This action is an appeal from the admission to probate of the will of Harriet M. Bundy. After making certain specific gifts the will gave the residue, comprising the bulk of the estate, to the defendant trust company as trustee, to pay one half of the net income to Mrs. Catherine J. Machon so long as she lived and one tenth of it to each of five persons named, a niece and four cousins, for her life, with provisions for the disposal of these shares of income upon the death of each of the beneficiaries named until the death of the last survivor; when that occurred, the property was to be held in trust, in perpetuity, the income to be paid to certain institutions, a home for aged people, three hospitals, and the Wadsworth Atheneum of Hartford, and to the Congregational Home Missionary Society. Mrs. Machon was in no way related to Miss Bundy, but had lived with her for some ten years as housekeeper, companion and friend. The appellant was an aunt and one of the next of kin and heirs at law of Miss Bundy. She claimed that Miss Bundy lacked testamentary capacity and that the will was the result of undue influence exerted upon her, particularly by Mrs. Machon.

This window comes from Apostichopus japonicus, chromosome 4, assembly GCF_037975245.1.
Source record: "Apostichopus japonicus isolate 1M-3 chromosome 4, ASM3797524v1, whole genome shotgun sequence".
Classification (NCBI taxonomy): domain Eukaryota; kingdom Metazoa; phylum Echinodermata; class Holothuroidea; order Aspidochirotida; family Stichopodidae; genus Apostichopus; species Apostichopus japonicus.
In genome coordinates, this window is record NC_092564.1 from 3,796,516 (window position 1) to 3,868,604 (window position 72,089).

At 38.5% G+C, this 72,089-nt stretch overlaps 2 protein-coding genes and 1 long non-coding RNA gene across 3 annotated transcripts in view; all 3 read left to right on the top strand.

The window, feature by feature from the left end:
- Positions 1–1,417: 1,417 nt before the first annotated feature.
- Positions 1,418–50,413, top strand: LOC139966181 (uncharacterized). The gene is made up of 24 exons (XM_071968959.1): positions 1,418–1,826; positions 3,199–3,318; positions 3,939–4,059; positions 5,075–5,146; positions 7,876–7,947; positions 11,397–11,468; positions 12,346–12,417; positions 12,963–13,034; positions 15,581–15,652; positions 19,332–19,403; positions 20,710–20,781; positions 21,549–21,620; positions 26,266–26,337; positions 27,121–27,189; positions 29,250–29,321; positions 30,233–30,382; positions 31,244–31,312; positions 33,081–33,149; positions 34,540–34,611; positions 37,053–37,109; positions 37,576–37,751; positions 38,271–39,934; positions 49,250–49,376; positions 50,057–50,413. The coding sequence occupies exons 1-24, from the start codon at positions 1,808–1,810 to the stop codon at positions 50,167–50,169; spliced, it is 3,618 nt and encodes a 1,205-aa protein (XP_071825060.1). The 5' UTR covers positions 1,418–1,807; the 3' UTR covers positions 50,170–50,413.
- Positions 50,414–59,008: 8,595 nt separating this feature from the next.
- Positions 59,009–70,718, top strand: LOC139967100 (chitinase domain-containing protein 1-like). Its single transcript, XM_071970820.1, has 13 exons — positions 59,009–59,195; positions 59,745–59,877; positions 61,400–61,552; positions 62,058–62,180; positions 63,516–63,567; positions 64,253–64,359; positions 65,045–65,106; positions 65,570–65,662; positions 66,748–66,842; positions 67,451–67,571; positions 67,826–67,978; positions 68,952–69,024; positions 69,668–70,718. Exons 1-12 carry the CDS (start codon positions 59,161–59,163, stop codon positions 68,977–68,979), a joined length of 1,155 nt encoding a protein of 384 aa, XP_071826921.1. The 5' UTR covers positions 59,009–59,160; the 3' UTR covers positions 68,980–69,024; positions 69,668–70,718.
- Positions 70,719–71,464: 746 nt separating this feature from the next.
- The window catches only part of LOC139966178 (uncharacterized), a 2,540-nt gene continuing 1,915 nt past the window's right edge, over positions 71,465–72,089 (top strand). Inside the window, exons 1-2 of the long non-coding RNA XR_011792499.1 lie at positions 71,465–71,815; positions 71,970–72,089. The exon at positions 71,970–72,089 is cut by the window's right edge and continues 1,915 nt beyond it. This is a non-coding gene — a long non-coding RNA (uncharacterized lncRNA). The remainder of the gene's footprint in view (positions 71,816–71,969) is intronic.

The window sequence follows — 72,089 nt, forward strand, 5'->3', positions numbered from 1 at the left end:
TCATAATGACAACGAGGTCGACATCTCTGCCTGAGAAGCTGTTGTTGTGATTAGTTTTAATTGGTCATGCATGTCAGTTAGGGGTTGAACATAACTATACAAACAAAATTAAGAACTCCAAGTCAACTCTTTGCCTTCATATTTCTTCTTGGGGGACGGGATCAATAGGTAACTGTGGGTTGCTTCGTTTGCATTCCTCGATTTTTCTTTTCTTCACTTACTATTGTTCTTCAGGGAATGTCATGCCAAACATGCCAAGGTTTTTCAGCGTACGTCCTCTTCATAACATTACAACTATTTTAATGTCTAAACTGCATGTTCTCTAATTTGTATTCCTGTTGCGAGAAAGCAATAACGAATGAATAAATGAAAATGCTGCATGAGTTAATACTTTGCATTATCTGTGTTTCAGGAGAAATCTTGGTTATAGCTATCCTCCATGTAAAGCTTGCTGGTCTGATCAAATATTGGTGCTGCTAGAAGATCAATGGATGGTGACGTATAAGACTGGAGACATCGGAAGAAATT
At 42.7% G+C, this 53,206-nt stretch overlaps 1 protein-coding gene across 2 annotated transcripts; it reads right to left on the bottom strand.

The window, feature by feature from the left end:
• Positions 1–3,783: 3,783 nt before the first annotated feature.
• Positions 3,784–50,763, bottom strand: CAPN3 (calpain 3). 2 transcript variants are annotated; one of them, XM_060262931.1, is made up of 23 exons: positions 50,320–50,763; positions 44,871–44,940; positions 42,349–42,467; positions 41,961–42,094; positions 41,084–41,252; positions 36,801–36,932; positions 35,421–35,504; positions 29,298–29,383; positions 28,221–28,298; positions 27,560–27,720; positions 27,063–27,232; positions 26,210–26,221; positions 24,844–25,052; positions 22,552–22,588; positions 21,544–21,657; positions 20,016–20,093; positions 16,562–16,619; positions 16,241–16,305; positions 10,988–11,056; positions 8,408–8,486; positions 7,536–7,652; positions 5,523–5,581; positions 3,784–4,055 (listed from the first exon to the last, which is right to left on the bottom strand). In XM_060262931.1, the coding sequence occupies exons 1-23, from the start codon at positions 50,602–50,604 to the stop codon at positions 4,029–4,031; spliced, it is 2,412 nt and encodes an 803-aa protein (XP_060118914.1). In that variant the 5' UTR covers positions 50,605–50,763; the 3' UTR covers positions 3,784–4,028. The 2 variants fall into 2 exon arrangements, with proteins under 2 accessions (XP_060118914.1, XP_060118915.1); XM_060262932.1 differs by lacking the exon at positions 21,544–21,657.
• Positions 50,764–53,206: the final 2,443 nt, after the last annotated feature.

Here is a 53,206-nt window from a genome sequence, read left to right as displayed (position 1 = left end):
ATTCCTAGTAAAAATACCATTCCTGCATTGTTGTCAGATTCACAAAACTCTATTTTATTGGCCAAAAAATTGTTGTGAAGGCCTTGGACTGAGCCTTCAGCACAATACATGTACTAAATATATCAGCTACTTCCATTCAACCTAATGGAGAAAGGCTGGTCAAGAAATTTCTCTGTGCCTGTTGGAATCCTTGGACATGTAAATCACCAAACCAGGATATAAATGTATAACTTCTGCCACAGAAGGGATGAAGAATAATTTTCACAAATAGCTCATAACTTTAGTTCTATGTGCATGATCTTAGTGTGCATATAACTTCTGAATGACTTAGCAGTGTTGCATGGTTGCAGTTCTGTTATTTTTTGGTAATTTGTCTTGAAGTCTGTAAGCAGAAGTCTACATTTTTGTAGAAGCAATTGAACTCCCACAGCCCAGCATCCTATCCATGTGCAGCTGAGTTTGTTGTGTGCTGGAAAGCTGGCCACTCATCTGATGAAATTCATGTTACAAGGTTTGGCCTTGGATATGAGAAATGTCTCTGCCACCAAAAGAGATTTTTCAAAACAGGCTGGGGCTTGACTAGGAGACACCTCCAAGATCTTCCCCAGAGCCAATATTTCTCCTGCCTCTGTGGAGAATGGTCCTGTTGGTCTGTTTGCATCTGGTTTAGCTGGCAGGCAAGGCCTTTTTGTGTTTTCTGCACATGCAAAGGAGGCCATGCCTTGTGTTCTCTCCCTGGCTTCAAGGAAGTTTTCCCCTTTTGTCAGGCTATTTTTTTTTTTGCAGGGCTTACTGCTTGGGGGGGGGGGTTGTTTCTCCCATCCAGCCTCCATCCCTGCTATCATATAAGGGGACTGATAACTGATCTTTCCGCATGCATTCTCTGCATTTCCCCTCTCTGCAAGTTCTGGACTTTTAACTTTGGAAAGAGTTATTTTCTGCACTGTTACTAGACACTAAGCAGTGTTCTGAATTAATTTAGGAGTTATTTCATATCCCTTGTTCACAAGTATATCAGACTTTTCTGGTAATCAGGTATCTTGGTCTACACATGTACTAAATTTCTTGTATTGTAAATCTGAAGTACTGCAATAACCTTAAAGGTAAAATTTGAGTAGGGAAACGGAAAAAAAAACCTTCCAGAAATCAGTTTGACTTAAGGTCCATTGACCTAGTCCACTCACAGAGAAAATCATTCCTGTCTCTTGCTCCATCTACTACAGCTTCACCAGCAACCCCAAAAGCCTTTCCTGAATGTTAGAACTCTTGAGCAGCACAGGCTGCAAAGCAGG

The first ten reasons of appeal assign error in short extracts from the charge. In her brief the appellant discusses only two of these and there is not sufficient merit in the claims of error as to the others to justify comment. With reference to the issue of undue influence the trial court charged the jury that where a gift is made to one who is not a relative and would not be an heir in the absence of a will, but who stands in a relation of peculiar trust and confidence to the testator, the burden of proof shifts and it is for the recipient of the testator's bounty to disprove the existence of such influence; and that such a relationship might arise out of various situations, as of attorney and client, religious adviser, guardian and ward, or, as claimed in the particular case, out of the relationship of Mrs. Machon to Miss Bundy as confidential adviser in her financial, religious, domestic and other affairs. The court then left it to the jury to determine, before applying this rule, whether such a confidential relationship did in fact exist, and of this the appellant complains. Upon the claims of the parties as to the facts proven it is difficult to see any substantial basis for a finding that such a relationship as would come within the rule did exist in the instant case; but, if it was an open question, it was certainly, as the trial court left it, a question of fact for the determination of the jury. Page v. Phelps, 108 Conn. 572, 583, 143 A. 890.